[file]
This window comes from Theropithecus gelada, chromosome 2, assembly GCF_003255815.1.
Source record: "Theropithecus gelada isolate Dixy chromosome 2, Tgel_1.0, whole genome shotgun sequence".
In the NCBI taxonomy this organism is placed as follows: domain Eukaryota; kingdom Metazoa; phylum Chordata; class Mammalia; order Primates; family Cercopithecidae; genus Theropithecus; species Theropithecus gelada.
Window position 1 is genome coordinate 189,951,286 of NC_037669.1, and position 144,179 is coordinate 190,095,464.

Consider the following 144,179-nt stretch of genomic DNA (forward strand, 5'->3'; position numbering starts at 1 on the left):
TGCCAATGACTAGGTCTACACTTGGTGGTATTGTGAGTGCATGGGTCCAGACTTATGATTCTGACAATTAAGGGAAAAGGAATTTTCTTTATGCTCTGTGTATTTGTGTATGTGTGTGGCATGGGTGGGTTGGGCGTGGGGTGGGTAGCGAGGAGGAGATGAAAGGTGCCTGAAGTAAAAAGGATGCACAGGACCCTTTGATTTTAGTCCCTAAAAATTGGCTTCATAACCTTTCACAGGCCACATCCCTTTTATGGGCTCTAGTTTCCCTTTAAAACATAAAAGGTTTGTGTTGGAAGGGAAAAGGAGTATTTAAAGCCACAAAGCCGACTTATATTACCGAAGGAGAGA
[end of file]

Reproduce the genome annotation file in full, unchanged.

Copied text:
This window comes from Theropithecus gelada, chromosome 2, assembly GCF_003255815.1.
Source record: "Theropithecus gelada isolate Dixy chromosome 2, Tgel_1.0, whole genome shotgun sequence".
In the NCBI taxonomy this organism is placed as follows: domain Eukaryota; kingdom Metazoa; phylum Chordata; class Mammalia; order Primates; family Cercopithecidae; genus Theropithecus; species Theropithecus gelada.
Window position 1 is genome coordinate 189,951,286 of NC_037669.1, and position 144,179 is coordinate 190,095,464.

Consider the following 144,179-nt stretch of genomic DNA (forward strand, 5'->3'; position numbering starts at 1 on the left):
TGCCAATGACTAGGTCTACACTTGGTGGTATTGTGAGTGCATGGGTCCAGACTTATGATTCTGACAATTAAGGGAAAAGGAATTTTCTTTATGCTCTGTGTATTTGTGTATGTGTGTGGCATGGGTGGGTTGGGCGTGGGGTGGGTAGCGAGGAGGAGATGAAAGGTGCCTGAAGTAAAAAGGATGCACAGGACCCTTTGATTTTAGTCCCTAAAAATTGGCTTCATAACCTTTCACAGGCCACATCCCTTTTATGGGCTCTAGTTTCCCTTTAAAACATAAAAGGTTTGTGTTGGAAGGGAAAAGGAGTATTTAAAGCCACAAAGCCGACTTATATTACCGAAGGAGAGA